Ultracold atoms can work together to shape or steer light

2020-09-27 | Since 4 Week

Extremely cold atoms can control the shape and direction of light when they work together, relying on a type of physics proposed more than 400 years ago but only now proven to be possible.

To shape light by manipulating both the electrical and magnetic interactions between it and atoms, previous research had to rely on specially designed metamaterials.

But Janne Ruostekoski and Kyle Ballantine at Lancaster University in the UK have now shown this can be done with naturally occurring elements, such as ytterbium and strontium. They calculated that controlling the behaviour of atoms cooled to a billionth of a degree Kelvin above absolute zero turns them into a powerful instrument for shaping light.

At these temperatures, the atoms move extremely slowly and can be controlled through quantum mechanical effects that are negligible at higher temperatures.

 

Read More: Physicists measure a short-lived radioactive molecule for first time

 

The researchers then used lasers to excite the atoms and coax them into one shared motion. They found that when the atoms act collectively, they can shape and steer light through their electrical and magnetic interactions with it. This shared behaviour allows them to act like a collection of electric charges or atomic magnets that affect the light.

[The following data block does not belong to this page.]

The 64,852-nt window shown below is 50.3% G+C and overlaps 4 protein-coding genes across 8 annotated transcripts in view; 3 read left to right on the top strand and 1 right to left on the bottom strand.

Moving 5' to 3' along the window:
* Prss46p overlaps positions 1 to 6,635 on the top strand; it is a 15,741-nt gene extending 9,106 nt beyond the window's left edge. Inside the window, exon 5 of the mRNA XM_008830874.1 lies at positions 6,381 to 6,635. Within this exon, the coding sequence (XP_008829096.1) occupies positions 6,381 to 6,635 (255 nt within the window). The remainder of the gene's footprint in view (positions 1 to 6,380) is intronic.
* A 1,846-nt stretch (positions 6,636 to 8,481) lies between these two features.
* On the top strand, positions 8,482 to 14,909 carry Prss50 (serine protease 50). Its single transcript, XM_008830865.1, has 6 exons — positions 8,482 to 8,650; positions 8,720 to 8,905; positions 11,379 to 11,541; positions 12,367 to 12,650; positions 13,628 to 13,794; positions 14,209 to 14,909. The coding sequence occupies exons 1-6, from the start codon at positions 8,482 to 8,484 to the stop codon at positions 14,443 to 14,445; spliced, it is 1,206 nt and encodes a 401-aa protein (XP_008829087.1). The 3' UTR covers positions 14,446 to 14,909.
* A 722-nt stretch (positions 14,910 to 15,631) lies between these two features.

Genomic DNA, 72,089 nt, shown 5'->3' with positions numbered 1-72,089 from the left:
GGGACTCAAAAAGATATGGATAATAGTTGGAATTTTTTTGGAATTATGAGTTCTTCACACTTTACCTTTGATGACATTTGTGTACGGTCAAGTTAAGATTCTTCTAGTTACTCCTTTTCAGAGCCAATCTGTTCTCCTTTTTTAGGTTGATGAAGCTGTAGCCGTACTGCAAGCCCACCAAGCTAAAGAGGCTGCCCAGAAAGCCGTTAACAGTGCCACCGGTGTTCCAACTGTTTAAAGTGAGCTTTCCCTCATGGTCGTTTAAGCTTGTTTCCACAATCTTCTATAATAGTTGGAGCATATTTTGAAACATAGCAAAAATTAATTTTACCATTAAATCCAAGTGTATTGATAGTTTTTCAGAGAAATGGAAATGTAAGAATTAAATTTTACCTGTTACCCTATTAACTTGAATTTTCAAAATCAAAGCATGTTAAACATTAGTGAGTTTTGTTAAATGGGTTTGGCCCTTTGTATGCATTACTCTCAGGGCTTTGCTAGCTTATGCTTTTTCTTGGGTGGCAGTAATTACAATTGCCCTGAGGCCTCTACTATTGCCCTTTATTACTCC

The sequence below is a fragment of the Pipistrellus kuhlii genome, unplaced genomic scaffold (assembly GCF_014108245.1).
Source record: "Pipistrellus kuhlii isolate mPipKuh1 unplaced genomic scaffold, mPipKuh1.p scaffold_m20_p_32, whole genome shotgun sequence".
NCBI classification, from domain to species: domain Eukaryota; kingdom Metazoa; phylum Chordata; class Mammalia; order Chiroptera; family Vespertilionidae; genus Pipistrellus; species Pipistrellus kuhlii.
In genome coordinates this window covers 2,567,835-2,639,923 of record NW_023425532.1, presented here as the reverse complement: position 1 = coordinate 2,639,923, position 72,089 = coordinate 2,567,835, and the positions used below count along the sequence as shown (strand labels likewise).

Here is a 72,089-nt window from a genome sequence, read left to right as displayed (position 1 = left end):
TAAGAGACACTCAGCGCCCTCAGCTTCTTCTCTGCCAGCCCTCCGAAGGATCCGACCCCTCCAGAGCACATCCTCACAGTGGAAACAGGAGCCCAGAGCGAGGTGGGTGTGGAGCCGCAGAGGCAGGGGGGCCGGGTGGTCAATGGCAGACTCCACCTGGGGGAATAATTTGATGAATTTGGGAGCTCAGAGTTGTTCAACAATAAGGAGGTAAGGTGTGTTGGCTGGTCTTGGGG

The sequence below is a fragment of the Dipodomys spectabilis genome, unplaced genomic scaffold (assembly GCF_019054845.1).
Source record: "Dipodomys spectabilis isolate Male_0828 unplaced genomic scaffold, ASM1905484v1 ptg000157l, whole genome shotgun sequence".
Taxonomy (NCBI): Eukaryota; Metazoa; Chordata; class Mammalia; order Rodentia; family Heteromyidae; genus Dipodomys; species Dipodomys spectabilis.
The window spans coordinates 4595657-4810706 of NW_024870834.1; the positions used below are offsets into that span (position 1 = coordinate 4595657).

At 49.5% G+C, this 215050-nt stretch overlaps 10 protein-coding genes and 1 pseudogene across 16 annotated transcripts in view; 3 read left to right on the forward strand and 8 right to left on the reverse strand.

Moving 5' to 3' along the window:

Harnessing magnetic interactions in particular is a new and important aspect of this work, says David Wilkowski at the National University of Singapore, who wasn’t involved with the study.

This research also connects to the ideas of the 17th century physicist Christiaan Huygens. Ruostekoski and Ballantine effectively found a way to build a so-called Huygens’ surface out of ultracold atoms.

Each atom on this surface determines the shape of the emanating wave of light that passes through it, which makes it a tool for engineering light waves. This work could help us study quantum information and potentially improve quantum memory devices by using the cooperative atom-light interaction.



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